May 2, 2011 / 3:20 PM / 6 years ago

Aging survivors give up precious Holocaust relics

<p>Holocaust survivor Miriam Pe'er Junger (L) points at a post-war photograph of her husband before handing it to a Yad Vashem employee at the Yad Vashem Holocaust History Museum in Jerusalem May 2, 2011.Baz Ratner</p>

ASHKELON, Israel (Reuters) - For 80-year-old David Ariel, a survivor of the Nazi Holocaust, parting with cherished letters from his mother, killed at Auschwitz death camp, was a painful but necessary duty.

Ariel and thousands of other elderly Israeli survivors answered a call by Yad Vashem, Israel's national memorial to the six million Jews killed in the genocide, to hand in Holocaust-era keepsakes to preserve their memory for future generations.

Ariel's contribution to Yad Vashem's "Fragments of Memory" campaign consisted of the few letters his mother Zelma had written to a cousin before she was deported and killed at Auschwitz during World War Two.

He recovered them after immigrating to Israel once the war was over -- a treasured memento for a man who had lost his entire family to the Nazis.

"I felt like I was separating from her all over again when I handed them in, even though I knew I didn't have the proper conditions to preserve them and they were starting to yellow and tatter," he said.

Yad Vashem chairman Avner Shalev said the drive to collect fading memorabilia, including letters, photographs, toys and articles of clothing, before survivors died was "a kind of race against time so that they will be remembered."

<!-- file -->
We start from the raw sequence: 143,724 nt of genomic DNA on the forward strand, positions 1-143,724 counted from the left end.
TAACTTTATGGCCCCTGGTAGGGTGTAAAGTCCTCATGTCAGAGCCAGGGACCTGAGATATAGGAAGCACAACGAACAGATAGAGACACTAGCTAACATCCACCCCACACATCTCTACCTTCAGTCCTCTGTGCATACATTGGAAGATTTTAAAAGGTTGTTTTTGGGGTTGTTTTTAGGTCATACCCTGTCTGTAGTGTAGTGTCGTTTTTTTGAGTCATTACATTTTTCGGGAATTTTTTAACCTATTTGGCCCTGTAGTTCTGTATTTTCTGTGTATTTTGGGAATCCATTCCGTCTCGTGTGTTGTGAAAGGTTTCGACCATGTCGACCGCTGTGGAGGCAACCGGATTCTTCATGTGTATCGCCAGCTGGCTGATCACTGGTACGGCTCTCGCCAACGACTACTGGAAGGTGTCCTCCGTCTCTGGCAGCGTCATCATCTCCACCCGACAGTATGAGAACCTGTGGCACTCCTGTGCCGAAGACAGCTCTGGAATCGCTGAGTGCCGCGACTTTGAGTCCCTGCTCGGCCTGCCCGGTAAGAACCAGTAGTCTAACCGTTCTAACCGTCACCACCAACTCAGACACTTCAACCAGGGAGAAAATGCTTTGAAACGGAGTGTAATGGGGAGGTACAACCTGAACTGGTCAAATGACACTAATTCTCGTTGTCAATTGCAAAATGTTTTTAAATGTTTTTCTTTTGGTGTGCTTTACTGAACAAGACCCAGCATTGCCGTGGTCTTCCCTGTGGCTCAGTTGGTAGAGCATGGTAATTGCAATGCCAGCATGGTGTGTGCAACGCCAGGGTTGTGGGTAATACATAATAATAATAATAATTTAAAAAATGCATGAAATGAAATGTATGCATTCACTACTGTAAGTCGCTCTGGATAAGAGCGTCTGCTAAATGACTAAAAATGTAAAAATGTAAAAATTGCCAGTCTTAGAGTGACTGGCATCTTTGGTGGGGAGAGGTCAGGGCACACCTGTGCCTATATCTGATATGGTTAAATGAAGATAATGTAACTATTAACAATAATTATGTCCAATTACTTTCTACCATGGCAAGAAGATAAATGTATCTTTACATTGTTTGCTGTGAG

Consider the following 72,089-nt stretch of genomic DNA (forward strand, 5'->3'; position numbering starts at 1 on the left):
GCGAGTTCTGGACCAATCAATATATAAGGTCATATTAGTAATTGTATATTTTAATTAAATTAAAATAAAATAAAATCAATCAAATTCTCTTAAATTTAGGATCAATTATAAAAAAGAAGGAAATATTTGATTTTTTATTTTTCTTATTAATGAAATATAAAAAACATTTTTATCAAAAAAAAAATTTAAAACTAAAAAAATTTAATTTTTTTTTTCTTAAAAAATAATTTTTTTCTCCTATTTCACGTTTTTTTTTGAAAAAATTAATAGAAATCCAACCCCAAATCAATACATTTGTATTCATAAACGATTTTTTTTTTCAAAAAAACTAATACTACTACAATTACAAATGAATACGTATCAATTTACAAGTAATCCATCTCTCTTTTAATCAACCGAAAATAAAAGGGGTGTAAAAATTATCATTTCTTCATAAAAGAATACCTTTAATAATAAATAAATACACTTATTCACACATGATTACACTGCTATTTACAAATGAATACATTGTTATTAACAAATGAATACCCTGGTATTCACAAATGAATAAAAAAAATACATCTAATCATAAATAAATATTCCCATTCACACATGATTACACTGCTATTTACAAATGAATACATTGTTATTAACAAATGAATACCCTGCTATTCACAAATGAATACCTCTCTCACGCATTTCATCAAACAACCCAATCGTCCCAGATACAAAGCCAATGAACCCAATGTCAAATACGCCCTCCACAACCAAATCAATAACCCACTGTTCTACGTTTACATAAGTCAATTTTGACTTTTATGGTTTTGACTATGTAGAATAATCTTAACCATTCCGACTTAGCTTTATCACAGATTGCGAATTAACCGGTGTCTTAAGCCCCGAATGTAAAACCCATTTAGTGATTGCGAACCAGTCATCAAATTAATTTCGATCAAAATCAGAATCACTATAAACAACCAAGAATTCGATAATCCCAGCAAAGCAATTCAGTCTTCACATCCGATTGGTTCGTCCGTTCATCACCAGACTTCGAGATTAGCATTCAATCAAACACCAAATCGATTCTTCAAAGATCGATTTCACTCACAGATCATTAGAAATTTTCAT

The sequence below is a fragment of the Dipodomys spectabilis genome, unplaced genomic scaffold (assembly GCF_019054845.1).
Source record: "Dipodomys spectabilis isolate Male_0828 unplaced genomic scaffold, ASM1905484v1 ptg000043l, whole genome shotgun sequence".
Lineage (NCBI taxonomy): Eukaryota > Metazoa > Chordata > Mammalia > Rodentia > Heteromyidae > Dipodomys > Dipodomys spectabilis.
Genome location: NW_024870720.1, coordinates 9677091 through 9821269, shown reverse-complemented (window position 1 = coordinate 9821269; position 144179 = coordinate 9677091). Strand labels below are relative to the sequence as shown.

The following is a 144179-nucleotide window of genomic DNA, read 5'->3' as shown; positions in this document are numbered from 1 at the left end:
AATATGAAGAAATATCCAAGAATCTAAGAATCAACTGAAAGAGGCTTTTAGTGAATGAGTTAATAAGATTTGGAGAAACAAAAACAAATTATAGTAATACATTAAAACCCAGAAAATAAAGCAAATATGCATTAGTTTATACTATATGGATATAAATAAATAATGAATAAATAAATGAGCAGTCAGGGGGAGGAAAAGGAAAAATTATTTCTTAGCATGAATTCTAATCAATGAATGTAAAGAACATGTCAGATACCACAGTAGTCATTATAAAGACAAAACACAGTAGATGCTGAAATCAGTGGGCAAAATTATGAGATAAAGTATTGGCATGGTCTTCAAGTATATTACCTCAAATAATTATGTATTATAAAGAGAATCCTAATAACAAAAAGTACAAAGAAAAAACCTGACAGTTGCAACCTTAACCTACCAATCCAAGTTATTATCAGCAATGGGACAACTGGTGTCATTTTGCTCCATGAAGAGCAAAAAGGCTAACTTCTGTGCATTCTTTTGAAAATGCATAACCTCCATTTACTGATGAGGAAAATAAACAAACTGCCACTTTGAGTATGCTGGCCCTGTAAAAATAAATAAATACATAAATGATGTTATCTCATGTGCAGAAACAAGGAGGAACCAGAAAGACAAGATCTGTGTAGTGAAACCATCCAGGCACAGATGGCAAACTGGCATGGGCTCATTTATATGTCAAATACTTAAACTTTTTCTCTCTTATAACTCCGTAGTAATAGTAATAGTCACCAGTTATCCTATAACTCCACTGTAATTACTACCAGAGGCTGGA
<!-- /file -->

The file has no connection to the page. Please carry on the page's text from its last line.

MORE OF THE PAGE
<p>Mazal Levi (L) shows letters, which her grandfather wrote to her mother during World War Two, to a Yad Vashem employee at the Yad Vashem Holocaust History Museum in Jerusalem May 2, 2011.Baz Ratner</p>

The Holocaust narrative remains a focal point for Israel, where some 200,000 survivors live. The Jewish state holds its annual Holocaust remembrance day on Monday.

Recent attempts to deny the Holocaust, particularly by Israel's arch-enemy Iran, have refocused Israeli efforts to collect survivors' testimonies and relics.

"Imagine if we had six million testimonies, it would stand for ever against all the Holocaust deniers," Shalev said. "Perhaps this is thinking virtually, but practically any new testimony or artefact adds something to this process."

Ariel, born in Czechoslovkia and a retired lieutenant colonel in the Israeli military, wept as he described his wartime ordeals.

Taken at the age of 13 to Auschwitz, in Poland, he spent a week in the death camp before being sent to Mauthausen concentration camp in Austria, where he survived for months on food scraps as a slave labourer.

"People all around me were dying like flies. I don't know how I survived," said Ariel, whose father, a brother and a sister also perished at Auschwitz.

(Corrects in paragraphs 3,4 to clarify letters' addressee)

Editing by Mark Trevelyan

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